As part of a rebrand for Foxtel On Demand I created some genre-specific indents that play before the movies. This first spot for science fiction was created using Adobe Illustrator, Photoshop, After Effects, Maxon Cinema 4D, plug-ins from GenArts, Red Giant Software and Video CoPilot, and textures from Greyscale Gorilla and The Pixel Lab.
I knew I wanted to create a spaceship door with some kind of locking mechanism and some quick sketches helped me zero in on the look I was after.
A simple animatic in Cinema 4D helped test timing of the animation and framing of the lock.
The paths were created in Illustrator, named and imported into Cinema 4D using the Cineversity ArtSmart plug-in. ArtSmart converts the Illustrator layers into named Cinema 4D layers in the Layer Panel, saving loads of setup time. Even though the spot focusses on the lock, I decided to build the entire door to give me more flexibility when animating… plus it was fun!
The door and lock were modelled using a combination of simple extrusions and sub-divisional modelling.
The materials are a combination of Greyscale Gorilla Texture Kit Pro textures and Pixel Lab Material Pack textures. Both packs have great metal and overlay grunge materials. Notice in this image the section above the right side of the lock is missing. Originally I had the word “AIRLOCK” as extruded text on the left side (you can see the end of the K) but it didn’t make sense because the framing made it impossible to read. So instead I added a section above the right side of the lock to act as a digital readout.
Dirty Metal from the Pixel Lab Material Pack includes an Ambient Occlusion channel inside the Fusion Shader, which gives the grimy, brown appearance in the shadows.
The dust material on the lock LEDs is from Texture Kit Pro. I noticed in a test render that it wasn’t rotating with the LED and after some trial and error discovered that setting the Falloff Shader’s Space parameter to Object not World, fixed the issue.
Screenshots of the displays from Cinema 4D were imported into Photoshop where grungy textures were created with alpha channels. The Readout Dots were created in After Effects using CC Ball Action and the leaks were sourced from CGTextures.
These were imported back into Cinema 4D and comped onto the displays to add extra dirt around the insides of the displays and below the lock. Texture Kit Pro Grime and Dents overlays were used on the lock, door frame and speaker grill.
After a test render I noticed that the grime material noise was jumping around and none of the noise animation settings in the preset were active. After some experimentation I discovered that disabling the Distort Shader’s 3D option fixed it.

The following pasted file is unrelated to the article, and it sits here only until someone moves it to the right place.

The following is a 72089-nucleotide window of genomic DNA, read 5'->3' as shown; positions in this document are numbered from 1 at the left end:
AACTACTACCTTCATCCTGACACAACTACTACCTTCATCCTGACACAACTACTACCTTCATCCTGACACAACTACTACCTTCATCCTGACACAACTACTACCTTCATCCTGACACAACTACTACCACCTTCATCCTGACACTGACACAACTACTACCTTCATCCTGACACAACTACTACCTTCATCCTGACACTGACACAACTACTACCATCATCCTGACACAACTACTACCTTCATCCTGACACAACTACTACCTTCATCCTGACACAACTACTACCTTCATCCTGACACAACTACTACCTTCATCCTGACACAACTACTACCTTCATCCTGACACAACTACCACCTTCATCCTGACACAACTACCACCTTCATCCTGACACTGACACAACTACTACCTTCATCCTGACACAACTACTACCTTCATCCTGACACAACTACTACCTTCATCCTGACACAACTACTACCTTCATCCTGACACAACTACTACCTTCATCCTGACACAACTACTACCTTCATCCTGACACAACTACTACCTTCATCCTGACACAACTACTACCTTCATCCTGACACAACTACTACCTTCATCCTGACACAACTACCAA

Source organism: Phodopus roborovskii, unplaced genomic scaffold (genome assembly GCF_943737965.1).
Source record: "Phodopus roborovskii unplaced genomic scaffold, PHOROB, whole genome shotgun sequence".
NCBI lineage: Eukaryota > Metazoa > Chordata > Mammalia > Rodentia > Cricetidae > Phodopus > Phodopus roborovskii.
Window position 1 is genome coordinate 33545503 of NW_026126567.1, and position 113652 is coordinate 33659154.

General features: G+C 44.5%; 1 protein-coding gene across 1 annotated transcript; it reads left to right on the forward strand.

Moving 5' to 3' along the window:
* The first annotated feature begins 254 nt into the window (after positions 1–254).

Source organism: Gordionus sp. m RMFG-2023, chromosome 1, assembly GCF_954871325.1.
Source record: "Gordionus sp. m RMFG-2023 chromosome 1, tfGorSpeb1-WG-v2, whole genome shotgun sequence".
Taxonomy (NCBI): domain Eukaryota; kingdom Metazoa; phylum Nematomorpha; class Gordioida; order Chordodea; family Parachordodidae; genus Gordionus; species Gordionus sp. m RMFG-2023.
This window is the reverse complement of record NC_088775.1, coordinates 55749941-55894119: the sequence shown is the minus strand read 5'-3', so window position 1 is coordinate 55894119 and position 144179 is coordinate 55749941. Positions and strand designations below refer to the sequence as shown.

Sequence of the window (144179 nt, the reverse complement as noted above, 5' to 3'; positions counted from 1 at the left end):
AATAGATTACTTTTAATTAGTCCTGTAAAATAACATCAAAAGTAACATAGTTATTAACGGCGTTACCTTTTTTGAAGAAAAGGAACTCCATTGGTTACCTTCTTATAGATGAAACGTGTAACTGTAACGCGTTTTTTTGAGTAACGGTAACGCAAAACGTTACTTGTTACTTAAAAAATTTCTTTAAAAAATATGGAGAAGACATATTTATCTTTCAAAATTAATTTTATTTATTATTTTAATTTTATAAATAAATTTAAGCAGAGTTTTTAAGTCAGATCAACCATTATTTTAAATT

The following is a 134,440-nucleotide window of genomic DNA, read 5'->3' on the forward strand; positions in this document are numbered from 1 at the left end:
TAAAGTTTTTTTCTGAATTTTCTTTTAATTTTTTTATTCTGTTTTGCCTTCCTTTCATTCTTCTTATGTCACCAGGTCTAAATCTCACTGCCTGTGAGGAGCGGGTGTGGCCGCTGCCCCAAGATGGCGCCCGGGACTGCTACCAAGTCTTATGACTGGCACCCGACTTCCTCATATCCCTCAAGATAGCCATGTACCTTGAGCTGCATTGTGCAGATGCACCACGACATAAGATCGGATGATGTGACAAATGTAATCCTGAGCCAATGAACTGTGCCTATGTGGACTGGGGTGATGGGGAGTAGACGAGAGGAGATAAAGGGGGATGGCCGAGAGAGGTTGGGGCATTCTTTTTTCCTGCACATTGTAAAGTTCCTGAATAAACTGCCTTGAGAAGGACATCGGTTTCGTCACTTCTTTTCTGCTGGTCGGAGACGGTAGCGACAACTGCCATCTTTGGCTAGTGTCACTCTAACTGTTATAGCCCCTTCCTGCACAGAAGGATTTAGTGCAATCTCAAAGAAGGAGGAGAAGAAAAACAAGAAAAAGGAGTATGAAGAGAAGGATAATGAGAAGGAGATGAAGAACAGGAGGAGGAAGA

This is an initial Photoshop test for the vertical LEDs using a gradient from red to green, and placement of the readout text.
The lighting is a combination of Greyscale Gorilla’s HDR Studio Pack with Pro Studio Collection and Area Lights. The Area Lights were placed around the edges of the frame pointing inwards.
The final render out of Cinema 4D was done using the Physical Renderer with a Custom Sampling Quality setting just below High to minimise the noise. The multi-pass Open EXR render was imported into After Effects via .AEC export from Cinema 4D (I didn’t use Cineware as this was done using CS6).
Rampant Design Studio Flares and Studio Smoke were used to create the environment behind the door.
Red Giant Software Key Correct Matte Feather EZ adds a subtle feather to the edges of the matte and Light Wrap helps integrate the doors with the background. Key Correct remains my favourite set of plug-ins for compositing in After Effects.
The reflection pass was masked off and comped using the Screen blend mode to add some punch to the highlights on the lock and logo.
The shadow pass was comped using the Multiply blend mode to beef up the shadows a bit more.
GenArts Sapphire Glow was used here to create the glow on the main LEDs and extensively throughout the project.
Each vertical LED was rendered with an image buffer in Cinema 4D, making it easy to colourise and animate them in After Effects.
Once all the LED precomps had been prepared, Sapphire Glow was used with a wiggle expression added to the Brightness parameter, giving the LEDs a subtle flicker.
The LED buffers were combined to make a matte for the entire vertical LED strip. Levels was used to add contrast to the strip, which was comped over the glowing strip using the Multiply blend mode.
Sapphire TriTone was used to colourise the LEDs, with hold keyframes to animate the colour to switch from red to green.
The readout text and dots texture were parented to a null object, created using an external compositing tag in Cinema 4D.
Extra grunge was added to the displays and parented to null objects, also created using external compositing tags in Cinema 4D.
The Curves effect was used on an adjustment layer to increase the contrast and and move the overall grade towards cyan.
Another Curves adjustment layer – isolated using feathered masks – adds subtle blue tones around the sides and top where the area lights were placed in Cinema 4D.
VideoCopilot Optical Flares was used to create visible blue light, with a wiggle expression on the Brightness parameter to add subtle flicker.
Red Giant Magic Bullet Mojo was used on an adjustment layer for the final colour grade.
FT Lens Distortion was used to add some subtle chromatic abberation.
Sapphire Glow was used to add some extra glow to the door opening, with the alpha channel set as the matte to isolate the glow to only the opening.
Sapphire Rays was used for the volumetric light, with the alpha channel set as the matte to isolate the rays to only the opening. I love the addition of Atmosphere with this effect, making it appear that the smokiness from the background is wrapping around the lock.